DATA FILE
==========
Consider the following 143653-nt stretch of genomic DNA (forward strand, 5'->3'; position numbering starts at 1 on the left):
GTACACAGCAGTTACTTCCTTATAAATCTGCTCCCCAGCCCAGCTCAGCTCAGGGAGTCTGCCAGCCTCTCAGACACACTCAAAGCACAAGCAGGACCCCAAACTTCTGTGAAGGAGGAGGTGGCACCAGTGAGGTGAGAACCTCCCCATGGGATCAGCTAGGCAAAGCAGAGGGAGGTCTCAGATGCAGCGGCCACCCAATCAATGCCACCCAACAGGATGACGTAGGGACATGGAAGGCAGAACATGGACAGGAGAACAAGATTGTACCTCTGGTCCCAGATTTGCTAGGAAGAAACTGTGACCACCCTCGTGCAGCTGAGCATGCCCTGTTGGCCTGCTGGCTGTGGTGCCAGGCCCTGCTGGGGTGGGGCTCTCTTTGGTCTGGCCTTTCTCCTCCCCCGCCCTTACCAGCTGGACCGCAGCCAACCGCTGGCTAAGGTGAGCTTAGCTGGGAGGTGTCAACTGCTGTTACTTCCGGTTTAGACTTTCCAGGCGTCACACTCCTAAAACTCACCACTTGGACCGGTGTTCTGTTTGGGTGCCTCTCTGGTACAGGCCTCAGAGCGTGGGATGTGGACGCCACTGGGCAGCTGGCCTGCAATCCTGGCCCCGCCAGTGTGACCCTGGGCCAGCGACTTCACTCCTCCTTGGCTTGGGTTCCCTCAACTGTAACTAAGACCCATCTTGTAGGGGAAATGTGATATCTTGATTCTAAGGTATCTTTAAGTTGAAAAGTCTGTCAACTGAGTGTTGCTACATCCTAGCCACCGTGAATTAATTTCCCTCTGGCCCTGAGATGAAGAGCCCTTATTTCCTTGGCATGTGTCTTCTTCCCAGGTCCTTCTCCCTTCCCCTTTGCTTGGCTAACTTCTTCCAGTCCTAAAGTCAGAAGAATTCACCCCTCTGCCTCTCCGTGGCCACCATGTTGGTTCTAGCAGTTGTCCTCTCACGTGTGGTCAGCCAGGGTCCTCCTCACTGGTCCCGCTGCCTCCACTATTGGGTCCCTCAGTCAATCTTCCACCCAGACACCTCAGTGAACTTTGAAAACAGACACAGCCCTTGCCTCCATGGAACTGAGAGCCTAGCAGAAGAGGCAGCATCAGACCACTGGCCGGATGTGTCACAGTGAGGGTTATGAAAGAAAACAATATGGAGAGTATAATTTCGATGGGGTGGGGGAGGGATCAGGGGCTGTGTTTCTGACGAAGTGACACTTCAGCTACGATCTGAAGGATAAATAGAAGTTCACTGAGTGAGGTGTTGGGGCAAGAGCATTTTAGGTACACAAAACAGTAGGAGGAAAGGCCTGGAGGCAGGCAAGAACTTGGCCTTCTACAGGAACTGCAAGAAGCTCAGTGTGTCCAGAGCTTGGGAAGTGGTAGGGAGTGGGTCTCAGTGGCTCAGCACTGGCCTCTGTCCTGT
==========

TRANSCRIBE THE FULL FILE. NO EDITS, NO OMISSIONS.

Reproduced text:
Consider the following 143653-nt stretch of genomic DNA (forward strand, 5'->3'; position numbering starts at 1 on the left):
GTACACAGCAGTTACTTCCTTATAAATCTGCTCCCCAGCCCAGCTCAGCTCAGGGAGTCTGCCAGCCTCTCAGACACACTCAAAGCACAAGCAGGACCCCAAACTTCTGTGAAGGAGGAGGTGGCACCAGTGAGGTGAGAACCTCCCCATGGGATCAGCTAGGCAAAGCAGAGGGAGGTCTCAGATGCAGCGGCCACCCAATCAATGCCACCCAACAGGATGACGTAGGGACATGGAAGGCAGAACATGGACAGGAGAACAAGATTGTACCTCTGGTCCCAGATTTGCTAGGAAGAAACTGTGACCACCCTCGTGCAGCTGAGCATGCCCTGTTGGCCTGCTGGCTGTGGTGCCAGGCCCTGCTGGGGTGGGGCTCTCTTTGGTCTGGCCTTTCTCCTCCCCCGCCCTTACCAGCTGGACCGCAGCCAACCGCTGGCTAAGGTGAGCTTAGCTGGGAGGTGTCAACTGCTGTTACTTCCGGTTTAGACTTTCCAGGCGTCACACTCCTAAAACTCACCACTTGGACCGGTGTTCTGTTTGGGTGCCTCTCTGGTACAGGCCTCAGAGCGTGGGATGTGGACGCCACTGGGCAGCTGGCCTGCAATCCTGGCCCCGCCAGTGTGACCCTGGGCCAGCGACTTCACTCCTCCTTGGCTTGGGTTCCCTCAACTGTAACTAAGACCCATCTTGTAGGGGAAATGTGATATCTTGATTCTAAGGTATCTTTAAGTTGAAAAGTCTGTCAACTGAGTGTTGCTACATCCTAGCCACCGTGAATTAATTTCCCTCTGGCCCTGAGATGAAGAGCCCTTATTTCCTTGGCATGTGTCTTCTTCCCAGGTCCTTCTCCCTTCCCCTTTGCTTGGCTAACTTCTTCCAGTCCTAAAGTCAGAAGAATTCACCCCTCTGCCTCTCCGTGGCCACCATGTTGGTTCTAGCAGTTGTCCTCTCACGTGTGGTCAGCCAGGGTCCTCCTCACTGGTCCCGCTGCCTCCACTATTGGGTCCCTCAGTCAATCTTCCACCCAGACACCTCAGTGAACTTTGAAAACAGACACAGCCCTTGCCTCCATGGAACTGAGAGCCTAGCAGAAGAGGCAGCATCAGACCACTGGCCGGATGTGTCACAGTGAGGGTTATGAAAGAAAACAATATGGAGAGTATAATTTCGATGGGGTGGGGGAGGGATCAGGGGCTGTGTTTCTGACGAAGTGACACTTCAGCTACGATCTGAAGGATAAATAGAAGTTCACTGAGTGAGGTGTTGGGGCAAGAGCATTTTAGGTACACAAAACAGTAGGAGGAAAGGCCTGGAGGCAGGCAAGAACTTGGCCTTCTACAGGAACTGCAAGAAGCTCAGTGTGTCCAGAGCTTGGGAAGTGGTAGGGAGTGGGTCTCAGTGGCTCAGCACTGGCCTCTGTCCTGT